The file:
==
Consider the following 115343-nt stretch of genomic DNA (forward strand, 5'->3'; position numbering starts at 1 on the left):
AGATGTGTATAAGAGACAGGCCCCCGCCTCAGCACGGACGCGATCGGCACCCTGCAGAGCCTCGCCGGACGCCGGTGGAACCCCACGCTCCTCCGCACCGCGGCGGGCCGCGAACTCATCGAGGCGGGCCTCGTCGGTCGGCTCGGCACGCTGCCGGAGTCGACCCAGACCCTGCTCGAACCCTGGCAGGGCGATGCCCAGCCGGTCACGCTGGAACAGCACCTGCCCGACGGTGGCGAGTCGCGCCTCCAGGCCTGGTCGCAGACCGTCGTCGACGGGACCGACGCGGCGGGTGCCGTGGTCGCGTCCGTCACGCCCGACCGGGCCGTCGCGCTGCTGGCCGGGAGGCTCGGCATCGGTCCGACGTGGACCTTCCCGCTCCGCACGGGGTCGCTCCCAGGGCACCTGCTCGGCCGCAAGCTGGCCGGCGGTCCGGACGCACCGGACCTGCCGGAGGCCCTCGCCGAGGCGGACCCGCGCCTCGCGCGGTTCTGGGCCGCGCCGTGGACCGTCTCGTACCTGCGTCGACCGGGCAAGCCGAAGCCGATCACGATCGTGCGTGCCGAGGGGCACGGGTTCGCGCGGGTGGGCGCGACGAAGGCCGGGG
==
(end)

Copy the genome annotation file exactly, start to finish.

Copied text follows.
Consider the following 115343-nt stretch of genomic DNA (forward strand, 5'->3'; position numbering starts at 1 on the left):
AGATGTGTATAAGAGACAGGCCCCCGCCTCAGCACGGACGCGATCGGCACCCTGCAGAGCCTCGCCGGACGCCGGTGGAACCCCACGCTCCTCCGCACCGCGGCGGGCCGCGAACTCATCGAGGCGGGCCTCGTCGGTCGGCTCGGCACGCTGCCGGAGTCGACCCAGACCCTGCTCGAACCCTGGCAGGGCGATGCCCAGCCGGTCACGCTGGAACAGCACCTGCCCGACGGTGGCGAGTCGCGCCTCCAGGCCTGGTCGCAGACCGTCGTCGACGGGACCGACGCGGCGGGTGCCGTGGTCGCGTCCGTCACGCCCGACCGGGCCGTCGCGCTGCTGGCCGGGAGGCTCGGCATCGGTCCGACGTGGACCTTCCCGCTCCGCACGGGGTCGCTCCCAGGGCACCTGCTCGGCCGCAAGCTGGCCGGCGGTCCGGACGCACCGGACCTGCCGGAGGCCCTCGCCGAGGCGGACCCGCGCCTCGCGCGGTTCTGGGCCGCGCCGTGGACCGTCTCGTACCTGCGTCGACCGGGCAAGCCGAAGCCGATCACGATCGTGCGTGCCGAGGGGCACGGGTTCGCGCGGGTGGGCGCGACGAAGGCCGGGG